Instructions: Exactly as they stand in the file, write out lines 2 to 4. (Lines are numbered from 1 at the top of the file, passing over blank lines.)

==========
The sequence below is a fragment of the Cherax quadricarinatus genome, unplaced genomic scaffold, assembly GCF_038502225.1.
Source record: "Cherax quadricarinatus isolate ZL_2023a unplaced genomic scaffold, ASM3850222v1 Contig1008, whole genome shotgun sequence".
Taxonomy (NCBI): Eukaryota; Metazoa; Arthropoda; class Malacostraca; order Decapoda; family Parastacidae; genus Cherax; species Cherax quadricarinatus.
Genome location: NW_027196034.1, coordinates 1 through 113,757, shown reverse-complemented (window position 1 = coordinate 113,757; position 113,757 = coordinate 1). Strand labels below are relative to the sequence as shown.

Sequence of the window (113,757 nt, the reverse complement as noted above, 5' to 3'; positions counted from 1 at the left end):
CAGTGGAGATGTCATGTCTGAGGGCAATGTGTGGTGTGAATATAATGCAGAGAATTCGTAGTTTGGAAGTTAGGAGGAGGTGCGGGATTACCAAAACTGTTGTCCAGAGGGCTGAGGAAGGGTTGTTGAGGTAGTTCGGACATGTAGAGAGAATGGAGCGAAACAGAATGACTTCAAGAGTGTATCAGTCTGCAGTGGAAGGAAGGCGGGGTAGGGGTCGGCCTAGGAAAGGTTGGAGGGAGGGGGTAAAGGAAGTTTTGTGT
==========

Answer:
Source record: "Cherax quadricarinatus isolate ZL_2023a unplaced genomic scaffold, ASM3850222v1 Contig1008, whole genome shotgun sequence".
Taxonomy (NCBI): Eukaryota; Metazoa; Arthropoda; class Malacostraca; order Decapoda; family Parastacidae; genus Cherax; species Cherax quadricarinatus.
Genome location: NW_027196034.1, coordinates 1 through 113,757, shown reverse-complemented (window position 1 = coordinate 113,757; position 113,757 = coordinate 1). Strand labels below are relative to the sequence as shown.